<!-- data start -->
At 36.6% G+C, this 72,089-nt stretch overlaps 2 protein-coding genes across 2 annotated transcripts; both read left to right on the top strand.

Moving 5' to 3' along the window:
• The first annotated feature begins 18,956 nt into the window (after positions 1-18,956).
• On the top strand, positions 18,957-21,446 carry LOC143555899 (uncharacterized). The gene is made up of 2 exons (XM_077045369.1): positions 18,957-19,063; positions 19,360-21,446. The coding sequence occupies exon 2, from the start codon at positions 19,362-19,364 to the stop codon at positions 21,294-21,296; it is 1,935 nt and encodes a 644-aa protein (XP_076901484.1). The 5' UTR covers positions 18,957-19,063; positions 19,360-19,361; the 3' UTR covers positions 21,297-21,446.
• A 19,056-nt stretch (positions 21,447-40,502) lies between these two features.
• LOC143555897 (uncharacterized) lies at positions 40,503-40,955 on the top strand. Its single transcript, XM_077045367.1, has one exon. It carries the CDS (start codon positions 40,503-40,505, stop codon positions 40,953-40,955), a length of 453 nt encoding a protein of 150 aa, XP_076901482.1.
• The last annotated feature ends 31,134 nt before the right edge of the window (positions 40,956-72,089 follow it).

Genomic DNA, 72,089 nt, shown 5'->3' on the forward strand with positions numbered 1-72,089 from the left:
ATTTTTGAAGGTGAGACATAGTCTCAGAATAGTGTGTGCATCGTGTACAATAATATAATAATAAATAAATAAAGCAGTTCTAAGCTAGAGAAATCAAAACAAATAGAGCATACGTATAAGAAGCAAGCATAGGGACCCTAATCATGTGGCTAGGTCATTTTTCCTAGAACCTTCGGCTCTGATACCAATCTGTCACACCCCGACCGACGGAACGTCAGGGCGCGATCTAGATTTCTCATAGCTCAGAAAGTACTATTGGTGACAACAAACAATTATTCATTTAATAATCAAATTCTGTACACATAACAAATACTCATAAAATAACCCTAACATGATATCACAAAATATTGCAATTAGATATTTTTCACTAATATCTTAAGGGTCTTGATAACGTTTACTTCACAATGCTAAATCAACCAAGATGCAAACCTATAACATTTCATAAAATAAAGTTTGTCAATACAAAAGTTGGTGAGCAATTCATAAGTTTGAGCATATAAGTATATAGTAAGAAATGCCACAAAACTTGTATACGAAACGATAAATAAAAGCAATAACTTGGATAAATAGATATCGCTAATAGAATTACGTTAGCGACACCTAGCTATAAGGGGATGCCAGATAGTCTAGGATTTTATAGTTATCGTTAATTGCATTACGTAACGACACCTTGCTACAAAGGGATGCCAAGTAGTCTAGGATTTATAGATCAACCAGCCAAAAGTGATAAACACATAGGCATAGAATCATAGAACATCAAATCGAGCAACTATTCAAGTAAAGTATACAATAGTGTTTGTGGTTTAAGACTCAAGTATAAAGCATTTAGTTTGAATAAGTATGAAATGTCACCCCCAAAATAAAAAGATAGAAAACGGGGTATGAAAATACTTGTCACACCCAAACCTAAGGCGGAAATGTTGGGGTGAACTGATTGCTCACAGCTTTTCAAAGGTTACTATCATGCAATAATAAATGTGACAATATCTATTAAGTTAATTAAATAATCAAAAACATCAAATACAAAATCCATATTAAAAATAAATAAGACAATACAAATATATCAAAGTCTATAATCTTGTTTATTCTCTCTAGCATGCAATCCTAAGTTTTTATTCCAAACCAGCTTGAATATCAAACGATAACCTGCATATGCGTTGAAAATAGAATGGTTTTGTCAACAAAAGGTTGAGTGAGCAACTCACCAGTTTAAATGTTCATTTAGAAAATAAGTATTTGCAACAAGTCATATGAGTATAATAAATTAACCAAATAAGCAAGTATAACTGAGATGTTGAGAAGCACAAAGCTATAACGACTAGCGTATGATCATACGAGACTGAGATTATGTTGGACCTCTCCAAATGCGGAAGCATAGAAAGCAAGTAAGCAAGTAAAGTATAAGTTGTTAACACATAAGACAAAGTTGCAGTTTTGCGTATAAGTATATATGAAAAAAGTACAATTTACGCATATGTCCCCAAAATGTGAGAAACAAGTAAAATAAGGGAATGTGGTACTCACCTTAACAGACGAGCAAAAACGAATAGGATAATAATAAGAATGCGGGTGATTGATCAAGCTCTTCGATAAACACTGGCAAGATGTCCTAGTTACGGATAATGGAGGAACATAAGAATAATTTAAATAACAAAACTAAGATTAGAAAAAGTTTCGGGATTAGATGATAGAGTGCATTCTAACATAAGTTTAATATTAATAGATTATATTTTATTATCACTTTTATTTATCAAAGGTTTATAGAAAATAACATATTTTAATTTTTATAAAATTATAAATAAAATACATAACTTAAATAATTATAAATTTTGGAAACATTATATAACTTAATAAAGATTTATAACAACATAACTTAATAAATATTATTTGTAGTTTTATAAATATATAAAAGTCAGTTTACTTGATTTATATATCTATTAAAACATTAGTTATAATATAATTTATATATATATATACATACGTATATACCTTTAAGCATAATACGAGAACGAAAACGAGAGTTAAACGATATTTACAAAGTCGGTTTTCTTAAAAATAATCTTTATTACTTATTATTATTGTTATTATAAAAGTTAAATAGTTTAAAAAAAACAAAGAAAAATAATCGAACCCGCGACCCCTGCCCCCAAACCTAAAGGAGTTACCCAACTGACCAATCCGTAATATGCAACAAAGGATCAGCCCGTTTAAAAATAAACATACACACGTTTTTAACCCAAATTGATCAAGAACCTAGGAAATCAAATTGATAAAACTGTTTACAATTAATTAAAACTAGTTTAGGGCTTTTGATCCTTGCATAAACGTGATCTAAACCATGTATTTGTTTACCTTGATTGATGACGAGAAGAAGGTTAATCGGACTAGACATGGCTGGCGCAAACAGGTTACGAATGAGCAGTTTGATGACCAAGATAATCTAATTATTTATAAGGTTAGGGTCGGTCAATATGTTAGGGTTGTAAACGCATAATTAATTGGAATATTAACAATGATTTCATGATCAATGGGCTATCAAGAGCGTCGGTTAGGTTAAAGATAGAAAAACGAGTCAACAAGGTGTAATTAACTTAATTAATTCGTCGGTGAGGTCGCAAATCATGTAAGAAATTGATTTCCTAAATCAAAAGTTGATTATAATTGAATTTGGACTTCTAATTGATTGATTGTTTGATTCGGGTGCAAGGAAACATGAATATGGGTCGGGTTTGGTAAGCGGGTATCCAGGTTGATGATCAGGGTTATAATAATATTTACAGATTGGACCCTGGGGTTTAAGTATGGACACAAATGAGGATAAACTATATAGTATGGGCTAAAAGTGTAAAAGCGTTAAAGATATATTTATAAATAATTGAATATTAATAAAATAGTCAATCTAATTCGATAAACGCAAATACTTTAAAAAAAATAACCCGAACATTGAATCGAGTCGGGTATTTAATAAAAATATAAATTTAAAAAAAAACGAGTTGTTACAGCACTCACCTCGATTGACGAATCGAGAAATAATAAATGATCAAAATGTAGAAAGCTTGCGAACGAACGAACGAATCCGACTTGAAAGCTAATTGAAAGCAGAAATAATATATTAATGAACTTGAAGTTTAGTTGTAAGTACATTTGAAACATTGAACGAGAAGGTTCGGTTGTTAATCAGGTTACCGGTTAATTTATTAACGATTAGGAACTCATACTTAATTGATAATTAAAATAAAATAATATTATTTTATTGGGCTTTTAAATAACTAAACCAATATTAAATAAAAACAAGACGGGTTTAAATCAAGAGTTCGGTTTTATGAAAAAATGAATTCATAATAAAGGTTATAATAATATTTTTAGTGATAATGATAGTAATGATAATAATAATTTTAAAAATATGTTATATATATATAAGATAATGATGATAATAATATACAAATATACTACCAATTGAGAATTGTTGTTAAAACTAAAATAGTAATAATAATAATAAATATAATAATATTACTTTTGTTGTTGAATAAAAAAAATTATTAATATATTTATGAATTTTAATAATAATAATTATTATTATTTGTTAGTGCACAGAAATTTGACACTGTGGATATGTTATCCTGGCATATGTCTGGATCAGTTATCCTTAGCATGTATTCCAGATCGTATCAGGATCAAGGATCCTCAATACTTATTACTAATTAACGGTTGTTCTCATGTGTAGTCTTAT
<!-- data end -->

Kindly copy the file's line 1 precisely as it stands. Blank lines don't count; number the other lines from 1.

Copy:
At 36.6% G+C, this 72,089-nt stretch overlaps 2 protein-coding genes across 2 annotated transcripts; both read left to right on the top strand.